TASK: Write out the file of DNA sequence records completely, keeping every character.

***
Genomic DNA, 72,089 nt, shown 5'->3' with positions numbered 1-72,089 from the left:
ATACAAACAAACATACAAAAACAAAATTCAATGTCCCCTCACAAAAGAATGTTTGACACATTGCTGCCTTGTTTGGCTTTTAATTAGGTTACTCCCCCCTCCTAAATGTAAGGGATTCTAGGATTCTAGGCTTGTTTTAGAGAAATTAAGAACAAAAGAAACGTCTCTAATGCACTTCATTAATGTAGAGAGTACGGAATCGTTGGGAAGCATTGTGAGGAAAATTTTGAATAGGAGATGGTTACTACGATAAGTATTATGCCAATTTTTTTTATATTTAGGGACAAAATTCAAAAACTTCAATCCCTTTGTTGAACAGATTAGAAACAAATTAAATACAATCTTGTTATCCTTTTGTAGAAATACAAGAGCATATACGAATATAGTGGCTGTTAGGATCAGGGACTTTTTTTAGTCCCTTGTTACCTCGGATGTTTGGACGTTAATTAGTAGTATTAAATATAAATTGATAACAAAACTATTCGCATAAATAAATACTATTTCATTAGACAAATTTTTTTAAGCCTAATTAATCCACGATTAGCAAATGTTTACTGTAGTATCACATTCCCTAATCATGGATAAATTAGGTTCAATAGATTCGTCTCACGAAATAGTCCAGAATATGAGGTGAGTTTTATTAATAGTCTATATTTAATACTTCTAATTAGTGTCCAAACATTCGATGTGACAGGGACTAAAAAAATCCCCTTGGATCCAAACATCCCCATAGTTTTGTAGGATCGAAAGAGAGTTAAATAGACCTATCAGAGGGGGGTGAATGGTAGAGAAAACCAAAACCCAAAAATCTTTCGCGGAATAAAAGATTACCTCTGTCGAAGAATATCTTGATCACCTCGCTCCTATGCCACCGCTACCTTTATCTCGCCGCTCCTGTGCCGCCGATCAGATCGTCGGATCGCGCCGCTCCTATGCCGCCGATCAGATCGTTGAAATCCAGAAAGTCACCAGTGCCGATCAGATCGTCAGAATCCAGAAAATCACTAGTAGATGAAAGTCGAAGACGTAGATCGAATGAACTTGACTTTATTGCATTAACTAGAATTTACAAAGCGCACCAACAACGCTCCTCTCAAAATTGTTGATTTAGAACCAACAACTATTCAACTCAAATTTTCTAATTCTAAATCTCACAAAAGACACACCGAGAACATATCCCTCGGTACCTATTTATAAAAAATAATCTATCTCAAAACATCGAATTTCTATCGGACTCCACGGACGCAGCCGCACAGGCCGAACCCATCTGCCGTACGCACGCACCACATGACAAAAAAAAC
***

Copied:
Genomic DNA, 72,089 nt, shown 5'->3' with positions numbered 1-72,089 from the left:
ATACAAACAAACATACAAAAACAAAATTCAATGTCCCCTCACAAAAGAATGTTTGACACATTGCTGCCTTGTTTGGCTTTTAATTAGGTTACTCCCCCCTCCTAAATGTAAGGGATTCTAGGATTCTAGGCTTGTTTTAGAGAAATTAAGAACAAAAGAAACGTCTCTAATGCACTTCATTAATGTAGAGAGTACGGAATCGTTGGGAAGCATTGTGAGGAAAATTTTGAATAGGAGATGGTTACTACGATAAGTATTATGCCAATTTTTTTTATATTTAGGGACAAAATTCAAAAACTTCAATCCCTTTGTTGAACAGATTAGAAACAAATTAAATACAATCTTGTTATCCTTTTGTAGAAATACAAGAGCATATACGAATATAGTGGCTGTTAGGATCAGGGACTTTTTTTAGTCCCTTGTTACCTCGGATGTTTGGACGTTAATTAGTAGTATTAAATATAAATTGATAACAAAACTATTCGCATAAATAAATACTATTTCATTAGACAAATTTTTTTAAGCCTAATTAATCCACGATTAGCAAATGTTTACTGTAGTATCACATTCCCTAATCATGGATAAATTAGGTTCAATAGATTCGTCTCACGAAATAGTCCAGAATATGAGGTGAGTTTTATTAATAGTCTATATTTAATACTTCTAATTAGTGTCCAAACATTCGATGTGACAGGGACTAAAAAAATCCCCTTGGATCCAAACATCCCCATAGTTTTGTAGGATCGAAAGAGAGTTAAATAGACCTATCAGAGGGGGGTGAATGGTAGAGAAAACCAAAACCCAAAAATCTTTCGCGGAATAAAAGATTACCTCTGTCGAAGAATATCTTGATCACCTCGCTCCTATGCCACCGCTACCTTTATCTCGCCGCTCCTGTGCCGCCGATCAGATCGTCGGATCGCGCCGCTCCTATGCCGCCGATCAGATCGTTGAAATCCAGAAAGTCACCAGTGCCGATCAGATCGTCAGAATCCAGAAAATCACTAGTAGATGAAAGTCGAAGACGTAGATCGAATGAACTTGACTTTATTGCATTAACTAGAATTTACAAAGCGCACCAACAACGCTCCTCTCAAAATTGTTGATTTAGAACCAACAACTATTCAACTCAAATTTTCTAATTCTAAATCTCACAAAAGACACACCGAGAACATATCCCTCGGTACCTATTTATAAAAAATAATCTATCTCAAAACATCGAATTTCTATCGGACTCCACGGACGCAGCCGCACAGGCCGAACCCATCTGCCGTACGCACGCACCACATGACAAAAAAAAC